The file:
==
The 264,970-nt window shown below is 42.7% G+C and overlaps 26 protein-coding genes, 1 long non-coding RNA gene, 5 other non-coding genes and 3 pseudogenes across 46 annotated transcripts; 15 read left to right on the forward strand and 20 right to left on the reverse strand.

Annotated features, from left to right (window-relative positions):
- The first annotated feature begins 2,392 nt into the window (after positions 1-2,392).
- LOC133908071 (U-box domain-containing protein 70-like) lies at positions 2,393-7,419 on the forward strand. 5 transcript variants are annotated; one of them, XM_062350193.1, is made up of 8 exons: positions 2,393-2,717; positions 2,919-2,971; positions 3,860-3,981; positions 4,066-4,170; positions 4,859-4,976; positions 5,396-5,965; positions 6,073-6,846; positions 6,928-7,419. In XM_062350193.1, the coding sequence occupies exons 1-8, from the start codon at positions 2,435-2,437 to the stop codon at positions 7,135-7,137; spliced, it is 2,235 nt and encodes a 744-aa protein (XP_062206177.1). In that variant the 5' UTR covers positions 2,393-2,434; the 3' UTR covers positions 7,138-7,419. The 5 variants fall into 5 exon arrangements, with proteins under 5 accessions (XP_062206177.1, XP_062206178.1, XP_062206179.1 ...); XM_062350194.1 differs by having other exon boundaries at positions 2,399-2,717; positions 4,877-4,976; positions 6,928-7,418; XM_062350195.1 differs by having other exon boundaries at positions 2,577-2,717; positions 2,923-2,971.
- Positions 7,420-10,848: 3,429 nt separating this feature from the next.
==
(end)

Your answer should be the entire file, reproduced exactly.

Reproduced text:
The 264,970-nt window shown below is 42.7% G+C and overlaps 26 protein-coding genes, 1 long non-coding RNA gene, 5 other non-coding genes and 3 pseudogenes across 46 annotated transcripts; 15 read left to right on the forward strand and 20 right to left on the reverse strand.

Annotated features, from left to right (window-relative positions):
- The first annotated feature begins 2,392 nt into the window (after positions 1-2,392).
- LOC133908071 (U-box domain-containing protein 70-like) lies at positions 2,393-7,419 on the forward strand. 5 transcript variants are annotated; one of them, XM_062350193.1, is made up of 8 exons: positions 2,393-2,717; positions 2,919-2,971; positions 3,860-3,981; positions 4,066-4,170; positions 4,859-4,976; positions 5,396-5,965; positions 6,073-6,846; positions 6,928-7,419. In XM_062350193.1, the coding sequence occupies exons 1-8, from the start codon at positions 2,435-2,437 to the stop codon at positions 7,135-7,137; spliced, it is 2,235 nt and encodes a 744-aa protein (XP_062206177.1). In that variant the 5' UTR covers positions 2,393-2,434; the 3' UTR covers positions 7,138-7,419. The 5 variants fall into 5 exon arrangements, with proteins under 5 accessions (XP_062206177.1, XP_062206178.1, XP_062206179.1 ...); XM_062350194.1 differs by having other exon boundaries at positions 2,399-2,717; positions 4,877-4,976; positions 6,928-7,418; XM_062350195.1 differs by having other exon boundaries at positions 2,577-2,717; positions 2,923-2,971.
- Positions 7,420-10,848: 3,429 nt separating this feature from the next.